Colorectal cancer (CRC) is currently the second most common cause of cancer death in the United States, and one of the most preventable cancers. It has been shown in several randomized controlled trials that screening using fecal occult blood testing (FOBT) reduces CRC mortality by 13-33%. While there is strong consensus amongst experts regarding the value of CRC screening, the best approach to screening is not clear. Of the widely recommended modalities, FOBT and colonoscopy are the most commonly used within the United States. FOBT is inexpensive, non-invasive, and its use as a screening tool is supported by the highest quality evidence (i.e. randomized controlled trials). Moreover, newer FOBT, such as fecal immunochemical tests or FITs, have advantages over conventional FOBT in terms of both test characteristics and ease of use that make them quite attractive as a population-based screening tool. While colonoscopy is invasive and has higher up-front risks and costs than FOBT, it does afford the opportunity to directly assess the colonic mucosa and is widely believed to be the best test to detect colorectal cancer. In addition, colonoscopy allows for the detection and removal of colorectal adenomas -a well recognized colorectal cancer precursor. There is indirect evidence that suggests colonoscopy is effective in reducing colorectal cancer mortality, but to date, no large clinical trials have been completed to support this assumption. While colonoscopy use is increasing, data is emerging that colonoscopy may not be as effective as previously believed. Prior support for colonoscopy as a screening test relied upon effectiveness estimates that now appear to be overly optimistic. Given the invasive nature of colonoscopy, the associated small, but real risk of complications, and dramatically higher costs than other screening tests, it is especially important to determine the true comparative effectiveness of colonoscopy relative to other proven non-invasive options. The investigators propose to perform a, large, simple, multicenter, randomized, parallel group trial directly comparing screening colonoscopy with annual FIT screening in average risk individuals. The hypothesis is that colonoscopy will be superior to FIT in the prevention of colorectal cancer mortality measured over 10 years. Individuals will be enrolled if they are currently eligible for CRC screening (e.g. no colonoscopy in the past 10 years and no FOBT in the past 1 year) and are between 50 and 75 years of age. The investigators will exclude individuals for whom colonoscopy is indicated (e.g. signs or symptoms of CRC, first degree family member with CRC, personal history of colorectal neoplasia or inflammatory bowel disease). All participants will complete baseline demographic, medication, and lifestyle questionnaires (e.g. diet, non-steroidal anti-inflammatory use, frequency of exercise) prior to randomization in a 1:1 ratio to either screening colonoscopy or annual FIT screening (Figure 1). Those testing positive by FIT will undergo evaluation to determine appropriateness for colonoscopy. Screening will be performed in a manner consistent with the currently accepted standard of care in order to determine the comparative effectiveness of the two screening strategies. Participants will be surveyed annually to determine if they have undergone colonoscopy or been diagnosed with CRC. The primary study endpoint will be CRC mortality within 10 years of enrollment. The secondary endpoints are (1) the incidence of CRC within 10 years of enrollment and (2) major complications of colonoscopy. Mortality will be determined through queries of the VA Vital Status File. Cause of death will be determined primarily using death certificates from the National Death Index-Plus database, augmented by adjudication of medical records for known CRC cases where CRC is not listed as a cause of death on the death certificate. The investigators postulate that screening colonoscopy will result in a 40% reduction in CRC mortality over 10 years relative to annual FIT screening. Using a log-rank test with a 2-sided test of significance, =0.05, a sample size of 50,000 participants will be required to test the primary hypothesis with 82% power, assuming a 1% annual rate of crossover from FIT to colonoscopy and a 0.5% annual rate of loss to follow-up. The planned study duration is 12.5 years with 2.5 years of recruitment and 10 years of follow-up for all enrolled participants.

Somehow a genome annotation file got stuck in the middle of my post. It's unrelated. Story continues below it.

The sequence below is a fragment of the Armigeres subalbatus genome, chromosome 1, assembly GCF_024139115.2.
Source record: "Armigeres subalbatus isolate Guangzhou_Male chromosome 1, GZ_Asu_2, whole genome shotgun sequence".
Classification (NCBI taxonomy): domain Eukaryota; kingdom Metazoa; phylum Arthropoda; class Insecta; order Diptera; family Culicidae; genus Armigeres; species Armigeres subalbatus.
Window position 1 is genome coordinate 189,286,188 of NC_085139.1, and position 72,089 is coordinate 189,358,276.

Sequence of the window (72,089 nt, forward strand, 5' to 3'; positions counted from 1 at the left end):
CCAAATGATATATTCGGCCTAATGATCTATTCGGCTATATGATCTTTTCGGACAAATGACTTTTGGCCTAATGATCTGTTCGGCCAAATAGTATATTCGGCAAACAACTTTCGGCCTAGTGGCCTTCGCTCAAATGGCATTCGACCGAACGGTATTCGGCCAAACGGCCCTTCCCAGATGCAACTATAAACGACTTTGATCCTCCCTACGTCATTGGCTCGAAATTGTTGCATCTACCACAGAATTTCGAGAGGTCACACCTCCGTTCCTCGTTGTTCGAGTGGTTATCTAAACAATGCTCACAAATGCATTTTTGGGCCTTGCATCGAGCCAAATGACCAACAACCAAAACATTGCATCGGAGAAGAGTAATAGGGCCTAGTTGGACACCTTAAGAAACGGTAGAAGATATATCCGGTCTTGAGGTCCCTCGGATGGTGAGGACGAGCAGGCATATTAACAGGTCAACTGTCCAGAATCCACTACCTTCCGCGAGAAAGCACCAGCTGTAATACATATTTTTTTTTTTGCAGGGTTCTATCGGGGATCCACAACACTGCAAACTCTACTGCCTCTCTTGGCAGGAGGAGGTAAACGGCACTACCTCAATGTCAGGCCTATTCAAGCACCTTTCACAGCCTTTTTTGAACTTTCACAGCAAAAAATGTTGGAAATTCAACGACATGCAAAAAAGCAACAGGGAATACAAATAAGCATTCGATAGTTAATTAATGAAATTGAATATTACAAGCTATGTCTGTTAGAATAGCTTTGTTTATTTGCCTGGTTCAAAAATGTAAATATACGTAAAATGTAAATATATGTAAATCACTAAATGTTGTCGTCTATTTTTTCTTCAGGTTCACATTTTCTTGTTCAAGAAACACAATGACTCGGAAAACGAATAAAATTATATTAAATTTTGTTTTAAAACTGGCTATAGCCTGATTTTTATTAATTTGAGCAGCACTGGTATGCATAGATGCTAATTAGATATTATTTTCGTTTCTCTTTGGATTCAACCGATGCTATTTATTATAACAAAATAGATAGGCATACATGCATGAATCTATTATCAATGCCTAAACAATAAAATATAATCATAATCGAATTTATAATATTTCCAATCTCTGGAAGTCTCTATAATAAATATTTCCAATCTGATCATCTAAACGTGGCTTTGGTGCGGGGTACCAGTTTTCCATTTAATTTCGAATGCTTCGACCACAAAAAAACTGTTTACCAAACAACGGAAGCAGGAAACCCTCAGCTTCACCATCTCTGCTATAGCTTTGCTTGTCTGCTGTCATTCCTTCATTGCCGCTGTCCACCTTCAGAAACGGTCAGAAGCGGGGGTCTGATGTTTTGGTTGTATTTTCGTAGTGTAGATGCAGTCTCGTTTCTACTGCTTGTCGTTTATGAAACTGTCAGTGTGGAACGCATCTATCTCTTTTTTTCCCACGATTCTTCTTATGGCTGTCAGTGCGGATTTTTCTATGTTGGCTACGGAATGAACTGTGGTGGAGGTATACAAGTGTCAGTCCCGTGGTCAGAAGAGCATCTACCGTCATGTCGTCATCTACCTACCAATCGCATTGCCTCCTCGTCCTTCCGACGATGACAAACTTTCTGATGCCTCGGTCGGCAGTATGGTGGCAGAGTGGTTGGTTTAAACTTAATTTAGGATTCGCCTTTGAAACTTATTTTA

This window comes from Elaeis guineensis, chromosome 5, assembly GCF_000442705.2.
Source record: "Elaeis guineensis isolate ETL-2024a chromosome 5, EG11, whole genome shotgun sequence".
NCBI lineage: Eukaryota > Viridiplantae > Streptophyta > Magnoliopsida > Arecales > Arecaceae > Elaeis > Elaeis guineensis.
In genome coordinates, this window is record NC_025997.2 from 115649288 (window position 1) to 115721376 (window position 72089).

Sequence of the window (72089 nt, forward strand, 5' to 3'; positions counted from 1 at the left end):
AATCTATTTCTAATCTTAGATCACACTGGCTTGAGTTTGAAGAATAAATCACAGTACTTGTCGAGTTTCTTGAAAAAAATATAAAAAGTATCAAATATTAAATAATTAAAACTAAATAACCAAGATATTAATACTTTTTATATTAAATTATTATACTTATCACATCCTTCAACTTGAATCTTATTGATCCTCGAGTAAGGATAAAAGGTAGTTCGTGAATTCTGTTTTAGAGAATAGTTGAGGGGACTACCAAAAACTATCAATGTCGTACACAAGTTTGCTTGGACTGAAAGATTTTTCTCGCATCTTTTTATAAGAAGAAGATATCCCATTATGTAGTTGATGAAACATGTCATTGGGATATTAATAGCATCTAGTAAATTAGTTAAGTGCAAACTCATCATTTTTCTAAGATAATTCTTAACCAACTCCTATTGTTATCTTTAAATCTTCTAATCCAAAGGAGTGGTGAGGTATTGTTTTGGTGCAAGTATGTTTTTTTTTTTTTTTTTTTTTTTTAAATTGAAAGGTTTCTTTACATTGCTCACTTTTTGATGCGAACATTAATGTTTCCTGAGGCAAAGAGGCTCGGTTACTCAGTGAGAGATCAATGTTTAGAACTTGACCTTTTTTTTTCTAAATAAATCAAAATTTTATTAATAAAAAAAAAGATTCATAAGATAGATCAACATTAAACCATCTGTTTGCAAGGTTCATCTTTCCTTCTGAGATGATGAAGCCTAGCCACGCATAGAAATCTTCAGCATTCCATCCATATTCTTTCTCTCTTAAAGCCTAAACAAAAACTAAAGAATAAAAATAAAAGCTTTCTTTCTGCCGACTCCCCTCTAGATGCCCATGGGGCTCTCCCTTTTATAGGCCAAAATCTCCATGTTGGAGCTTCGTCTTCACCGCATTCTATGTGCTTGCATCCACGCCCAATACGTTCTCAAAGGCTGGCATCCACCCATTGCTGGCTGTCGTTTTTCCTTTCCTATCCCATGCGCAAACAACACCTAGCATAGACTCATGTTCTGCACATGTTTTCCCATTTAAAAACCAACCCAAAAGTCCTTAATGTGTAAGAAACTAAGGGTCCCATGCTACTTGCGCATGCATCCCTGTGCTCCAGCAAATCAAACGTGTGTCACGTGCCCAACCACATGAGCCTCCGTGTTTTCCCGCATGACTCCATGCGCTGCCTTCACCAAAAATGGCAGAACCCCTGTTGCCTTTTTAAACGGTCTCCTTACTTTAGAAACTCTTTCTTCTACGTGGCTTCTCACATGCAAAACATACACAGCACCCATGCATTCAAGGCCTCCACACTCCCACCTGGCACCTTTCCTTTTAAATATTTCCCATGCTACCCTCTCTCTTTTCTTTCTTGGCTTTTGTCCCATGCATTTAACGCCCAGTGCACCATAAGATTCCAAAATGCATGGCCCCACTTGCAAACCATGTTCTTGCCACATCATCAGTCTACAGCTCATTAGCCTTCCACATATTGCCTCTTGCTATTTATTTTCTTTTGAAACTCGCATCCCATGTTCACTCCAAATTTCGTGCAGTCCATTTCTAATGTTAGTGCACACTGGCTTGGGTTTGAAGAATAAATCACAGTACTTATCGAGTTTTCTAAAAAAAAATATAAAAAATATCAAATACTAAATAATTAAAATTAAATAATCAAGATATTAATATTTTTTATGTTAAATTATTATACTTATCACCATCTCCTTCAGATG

San Diego, California and other locations